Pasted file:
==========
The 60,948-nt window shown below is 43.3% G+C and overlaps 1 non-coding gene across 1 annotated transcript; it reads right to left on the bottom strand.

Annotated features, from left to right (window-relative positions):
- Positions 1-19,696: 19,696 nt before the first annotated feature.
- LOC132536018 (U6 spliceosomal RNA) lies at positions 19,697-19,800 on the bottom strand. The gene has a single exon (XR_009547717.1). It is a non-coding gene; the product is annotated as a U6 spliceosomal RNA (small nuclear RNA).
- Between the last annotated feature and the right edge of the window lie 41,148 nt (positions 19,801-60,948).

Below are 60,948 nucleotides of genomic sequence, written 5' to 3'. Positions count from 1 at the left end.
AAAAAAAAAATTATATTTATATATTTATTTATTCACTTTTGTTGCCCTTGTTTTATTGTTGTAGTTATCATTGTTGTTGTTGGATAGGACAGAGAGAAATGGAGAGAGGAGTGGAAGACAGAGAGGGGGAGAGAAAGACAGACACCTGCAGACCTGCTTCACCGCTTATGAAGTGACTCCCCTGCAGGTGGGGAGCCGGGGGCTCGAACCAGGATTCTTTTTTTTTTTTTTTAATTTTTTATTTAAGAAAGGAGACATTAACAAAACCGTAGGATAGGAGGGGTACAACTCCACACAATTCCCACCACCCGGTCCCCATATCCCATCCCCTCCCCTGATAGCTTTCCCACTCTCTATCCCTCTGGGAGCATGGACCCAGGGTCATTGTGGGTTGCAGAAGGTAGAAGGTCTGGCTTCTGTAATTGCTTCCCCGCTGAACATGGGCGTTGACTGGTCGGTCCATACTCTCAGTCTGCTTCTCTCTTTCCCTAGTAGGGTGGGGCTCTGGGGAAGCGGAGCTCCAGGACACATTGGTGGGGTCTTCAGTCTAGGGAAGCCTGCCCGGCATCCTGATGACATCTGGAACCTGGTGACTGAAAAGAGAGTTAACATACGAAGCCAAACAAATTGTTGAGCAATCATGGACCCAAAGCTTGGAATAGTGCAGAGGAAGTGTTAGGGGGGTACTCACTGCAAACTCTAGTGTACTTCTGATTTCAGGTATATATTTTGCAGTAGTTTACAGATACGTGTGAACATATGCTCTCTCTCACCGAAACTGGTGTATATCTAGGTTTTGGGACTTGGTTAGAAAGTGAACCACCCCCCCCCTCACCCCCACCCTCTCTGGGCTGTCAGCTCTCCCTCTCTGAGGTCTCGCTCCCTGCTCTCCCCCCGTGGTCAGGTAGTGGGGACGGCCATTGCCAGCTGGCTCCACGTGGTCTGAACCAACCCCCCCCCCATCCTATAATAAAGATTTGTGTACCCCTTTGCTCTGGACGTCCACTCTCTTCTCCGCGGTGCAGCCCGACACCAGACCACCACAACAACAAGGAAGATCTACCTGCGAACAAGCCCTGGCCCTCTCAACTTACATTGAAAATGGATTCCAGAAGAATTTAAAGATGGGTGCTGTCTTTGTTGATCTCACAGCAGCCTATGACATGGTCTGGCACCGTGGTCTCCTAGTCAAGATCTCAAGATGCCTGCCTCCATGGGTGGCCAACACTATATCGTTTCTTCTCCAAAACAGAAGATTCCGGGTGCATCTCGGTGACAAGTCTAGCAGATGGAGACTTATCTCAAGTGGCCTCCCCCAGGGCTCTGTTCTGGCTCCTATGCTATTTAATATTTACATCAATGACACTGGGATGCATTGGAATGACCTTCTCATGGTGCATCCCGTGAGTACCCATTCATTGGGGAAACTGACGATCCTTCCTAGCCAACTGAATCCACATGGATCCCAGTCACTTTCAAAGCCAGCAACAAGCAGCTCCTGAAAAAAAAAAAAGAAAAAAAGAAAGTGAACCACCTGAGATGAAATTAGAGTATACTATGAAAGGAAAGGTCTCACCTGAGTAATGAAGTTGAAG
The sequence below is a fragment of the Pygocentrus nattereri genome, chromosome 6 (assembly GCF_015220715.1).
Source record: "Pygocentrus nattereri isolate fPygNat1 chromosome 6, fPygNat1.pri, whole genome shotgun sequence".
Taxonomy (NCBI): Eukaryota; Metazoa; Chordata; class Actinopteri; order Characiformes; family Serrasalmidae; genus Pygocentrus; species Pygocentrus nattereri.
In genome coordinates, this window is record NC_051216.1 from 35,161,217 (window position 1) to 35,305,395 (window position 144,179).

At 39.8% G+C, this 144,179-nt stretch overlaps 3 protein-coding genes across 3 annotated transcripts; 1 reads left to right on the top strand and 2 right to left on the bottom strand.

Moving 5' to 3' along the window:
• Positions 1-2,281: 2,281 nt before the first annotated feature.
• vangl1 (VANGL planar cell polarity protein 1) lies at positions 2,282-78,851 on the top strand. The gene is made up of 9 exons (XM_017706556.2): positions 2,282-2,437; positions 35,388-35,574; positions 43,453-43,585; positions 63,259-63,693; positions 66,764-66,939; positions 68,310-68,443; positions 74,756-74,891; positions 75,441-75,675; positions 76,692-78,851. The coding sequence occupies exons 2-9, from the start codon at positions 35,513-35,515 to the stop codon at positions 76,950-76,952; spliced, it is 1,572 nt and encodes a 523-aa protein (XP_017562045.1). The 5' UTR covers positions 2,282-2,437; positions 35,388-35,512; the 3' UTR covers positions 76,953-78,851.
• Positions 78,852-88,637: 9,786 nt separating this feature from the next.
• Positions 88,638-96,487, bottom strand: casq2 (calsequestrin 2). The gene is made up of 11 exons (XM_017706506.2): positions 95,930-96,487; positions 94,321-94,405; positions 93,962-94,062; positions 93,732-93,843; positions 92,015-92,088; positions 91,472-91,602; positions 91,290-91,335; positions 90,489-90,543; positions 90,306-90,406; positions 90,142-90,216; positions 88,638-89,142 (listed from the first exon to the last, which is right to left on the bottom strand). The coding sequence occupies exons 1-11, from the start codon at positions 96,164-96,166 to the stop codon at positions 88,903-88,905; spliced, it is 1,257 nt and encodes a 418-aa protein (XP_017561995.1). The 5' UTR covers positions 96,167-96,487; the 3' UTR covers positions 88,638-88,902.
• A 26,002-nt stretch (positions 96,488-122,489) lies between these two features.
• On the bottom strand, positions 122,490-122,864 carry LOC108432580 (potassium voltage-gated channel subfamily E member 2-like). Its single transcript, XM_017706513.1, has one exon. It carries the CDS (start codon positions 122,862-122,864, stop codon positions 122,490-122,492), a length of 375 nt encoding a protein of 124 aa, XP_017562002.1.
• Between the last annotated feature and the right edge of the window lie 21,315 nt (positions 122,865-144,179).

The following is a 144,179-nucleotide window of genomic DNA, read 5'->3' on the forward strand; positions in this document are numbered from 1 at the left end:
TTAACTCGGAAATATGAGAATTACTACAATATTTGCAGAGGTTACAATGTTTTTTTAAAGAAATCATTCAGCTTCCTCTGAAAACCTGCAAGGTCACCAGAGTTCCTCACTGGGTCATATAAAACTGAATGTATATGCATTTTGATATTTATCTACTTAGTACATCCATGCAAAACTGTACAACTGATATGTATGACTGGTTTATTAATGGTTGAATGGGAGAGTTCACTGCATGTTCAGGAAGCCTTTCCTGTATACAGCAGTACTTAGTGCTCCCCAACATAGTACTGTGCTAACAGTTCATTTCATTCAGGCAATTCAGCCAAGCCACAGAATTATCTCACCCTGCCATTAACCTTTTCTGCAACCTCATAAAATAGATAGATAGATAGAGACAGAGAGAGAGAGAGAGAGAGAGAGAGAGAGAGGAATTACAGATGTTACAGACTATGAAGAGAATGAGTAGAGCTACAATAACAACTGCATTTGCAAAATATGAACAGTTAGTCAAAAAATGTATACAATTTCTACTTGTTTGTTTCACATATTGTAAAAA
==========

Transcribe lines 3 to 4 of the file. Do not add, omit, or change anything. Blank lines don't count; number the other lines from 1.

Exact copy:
- Positions 1-19,696: 19,696 nt before the first annotated feature.
- LOC132536018 (U6 spliceosomal RNA) lies at positions 19,697-19,800 on the bottom strand. The gene has a single exon (XR_009547717.1). It is a non-coding gene; the product is annotated as a U6 spliceosomal RNA (small nuclear RNA).